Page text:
Poison Ivy, Oak and Sumac

By: Lisa Meade, PA-C

Poison Ivy, Oak and Sumac are toxic plants native to most parts of the United States. The rash is due to the oil urushiol that is in the roots, stems and leaves. Most people are allergic to this oil. After your skin comes in contact with the oil, the reaction can take up to 72 hours to develop. You do not need to touch the plant directly in order to have a reaction. Clothing, shoes, lawn equipment and pets all can transfer the oil to your skin.

The skin reaction, also called Contact Dermatitis, causes redness, swelling, blisters and itching. If you inhale the smoke from the burning of these plants you can develop respiratory symptoms. Scratching the skin can lead to a secondary bacterial infection. The rash can last several weeks even with treatment.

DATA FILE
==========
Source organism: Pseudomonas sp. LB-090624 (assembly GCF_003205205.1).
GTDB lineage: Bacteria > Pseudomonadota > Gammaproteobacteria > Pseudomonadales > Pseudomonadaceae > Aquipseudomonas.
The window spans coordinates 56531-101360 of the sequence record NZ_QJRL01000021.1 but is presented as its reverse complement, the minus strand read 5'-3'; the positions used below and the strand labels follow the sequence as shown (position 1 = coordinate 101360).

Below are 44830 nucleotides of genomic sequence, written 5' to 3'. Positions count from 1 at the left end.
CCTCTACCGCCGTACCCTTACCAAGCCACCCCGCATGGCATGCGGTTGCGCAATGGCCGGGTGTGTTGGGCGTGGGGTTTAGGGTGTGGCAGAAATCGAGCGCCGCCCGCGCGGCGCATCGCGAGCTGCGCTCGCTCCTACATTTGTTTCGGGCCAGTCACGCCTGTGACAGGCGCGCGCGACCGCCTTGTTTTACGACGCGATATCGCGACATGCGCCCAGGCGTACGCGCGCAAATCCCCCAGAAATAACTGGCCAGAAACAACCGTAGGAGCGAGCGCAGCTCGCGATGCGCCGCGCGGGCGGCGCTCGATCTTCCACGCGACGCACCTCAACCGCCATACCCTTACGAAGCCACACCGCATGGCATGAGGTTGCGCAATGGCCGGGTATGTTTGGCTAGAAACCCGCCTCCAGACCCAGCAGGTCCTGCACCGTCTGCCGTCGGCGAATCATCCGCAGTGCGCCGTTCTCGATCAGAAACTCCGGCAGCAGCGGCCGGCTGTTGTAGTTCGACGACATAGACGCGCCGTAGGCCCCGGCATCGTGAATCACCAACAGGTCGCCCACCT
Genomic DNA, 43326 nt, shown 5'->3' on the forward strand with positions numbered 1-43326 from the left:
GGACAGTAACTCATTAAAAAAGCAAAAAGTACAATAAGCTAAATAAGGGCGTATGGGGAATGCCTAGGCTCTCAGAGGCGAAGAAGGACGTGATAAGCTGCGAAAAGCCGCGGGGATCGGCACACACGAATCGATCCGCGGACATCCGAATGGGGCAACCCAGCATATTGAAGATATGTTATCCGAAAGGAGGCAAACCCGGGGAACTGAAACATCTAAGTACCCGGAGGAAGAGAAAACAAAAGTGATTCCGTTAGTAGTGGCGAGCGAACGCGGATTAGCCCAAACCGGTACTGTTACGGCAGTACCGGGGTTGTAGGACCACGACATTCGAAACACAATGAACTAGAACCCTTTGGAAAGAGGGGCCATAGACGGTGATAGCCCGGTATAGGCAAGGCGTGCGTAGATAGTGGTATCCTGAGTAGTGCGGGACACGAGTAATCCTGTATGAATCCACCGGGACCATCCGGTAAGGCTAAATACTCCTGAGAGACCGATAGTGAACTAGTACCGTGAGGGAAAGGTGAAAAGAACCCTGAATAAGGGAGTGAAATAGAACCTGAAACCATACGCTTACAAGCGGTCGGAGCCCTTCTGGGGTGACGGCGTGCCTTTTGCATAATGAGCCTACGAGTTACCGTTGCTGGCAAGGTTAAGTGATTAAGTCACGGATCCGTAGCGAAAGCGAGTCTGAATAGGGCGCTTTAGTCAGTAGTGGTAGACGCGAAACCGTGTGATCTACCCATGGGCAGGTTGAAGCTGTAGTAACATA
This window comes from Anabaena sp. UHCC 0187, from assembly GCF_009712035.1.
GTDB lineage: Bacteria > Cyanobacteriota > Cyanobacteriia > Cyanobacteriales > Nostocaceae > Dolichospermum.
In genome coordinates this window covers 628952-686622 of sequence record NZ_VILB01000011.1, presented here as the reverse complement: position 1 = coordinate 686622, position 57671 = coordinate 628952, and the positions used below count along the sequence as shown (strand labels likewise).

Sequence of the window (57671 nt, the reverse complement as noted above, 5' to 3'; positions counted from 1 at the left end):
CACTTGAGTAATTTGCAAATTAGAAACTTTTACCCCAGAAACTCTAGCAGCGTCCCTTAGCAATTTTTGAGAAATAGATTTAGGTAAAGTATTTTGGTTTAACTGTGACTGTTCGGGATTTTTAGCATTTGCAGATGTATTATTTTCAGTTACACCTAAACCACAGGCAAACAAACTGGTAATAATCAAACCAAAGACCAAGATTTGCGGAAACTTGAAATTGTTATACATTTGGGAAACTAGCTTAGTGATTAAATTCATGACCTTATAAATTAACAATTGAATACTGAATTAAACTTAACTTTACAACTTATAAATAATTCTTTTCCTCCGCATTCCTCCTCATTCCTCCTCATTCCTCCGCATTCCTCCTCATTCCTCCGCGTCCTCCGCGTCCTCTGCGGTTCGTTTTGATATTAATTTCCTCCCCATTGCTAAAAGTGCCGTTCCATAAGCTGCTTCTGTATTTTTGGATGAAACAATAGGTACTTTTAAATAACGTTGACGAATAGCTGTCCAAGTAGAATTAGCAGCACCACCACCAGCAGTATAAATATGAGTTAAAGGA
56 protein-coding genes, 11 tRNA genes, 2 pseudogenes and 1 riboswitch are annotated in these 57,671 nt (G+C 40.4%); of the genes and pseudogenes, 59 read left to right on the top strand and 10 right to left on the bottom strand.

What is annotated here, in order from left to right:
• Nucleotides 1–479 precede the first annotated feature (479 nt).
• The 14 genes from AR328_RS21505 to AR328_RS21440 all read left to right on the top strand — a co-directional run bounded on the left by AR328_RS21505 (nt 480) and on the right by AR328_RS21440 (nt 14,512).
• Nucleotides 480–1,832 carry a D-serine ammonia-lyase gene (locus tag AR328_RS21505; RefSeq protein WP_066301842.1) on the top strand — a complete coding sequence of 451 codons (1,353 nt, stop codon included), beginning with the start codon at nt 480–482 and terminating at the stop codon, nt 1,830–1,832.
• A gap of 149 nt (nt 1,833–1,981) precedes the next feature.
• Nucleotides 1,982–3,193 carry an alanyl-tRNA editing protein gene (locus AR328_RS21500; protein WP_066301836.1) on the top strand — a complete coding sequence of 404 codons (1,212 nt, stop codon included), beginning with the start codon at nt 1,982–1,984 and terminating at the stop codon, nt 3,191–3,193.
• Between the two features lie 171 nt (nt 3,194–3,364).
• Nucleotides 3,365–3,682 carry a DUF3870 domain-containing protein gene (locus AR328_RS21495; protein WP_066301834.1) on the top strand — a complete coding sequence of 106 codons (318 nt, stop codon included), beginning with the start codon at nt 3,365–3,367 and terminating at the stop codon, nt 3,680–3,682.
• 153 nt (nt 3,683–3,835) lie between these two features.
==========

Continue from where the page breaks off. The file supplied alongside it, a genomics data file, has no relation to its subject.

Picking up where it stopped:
You can reduce your chances of developing a reaction if you rinse your skin with water thoroughly and wash your clothing immediately after known contact. Once the rash has started, taking an antihistamine and using hydrocortisone cream or Calamine lotion can help reduce the symptoms and speed healing. If you have a widespread rash, pus oozing from the blisters or any respiratory symptoms you should seek medical attention.

Lisa Meade, PAC
Lisa Meade, PA-C joined Maryland Primary Care Physicians, LLC in 2013. She holds a Bachelor of Science degree in Community Health Education from Towson University. She received her Physician Assistant certification from Essex Community College in 1987. Ms. Meade has over 25 years of experience as a certified Physician Assistant in primary care medicine.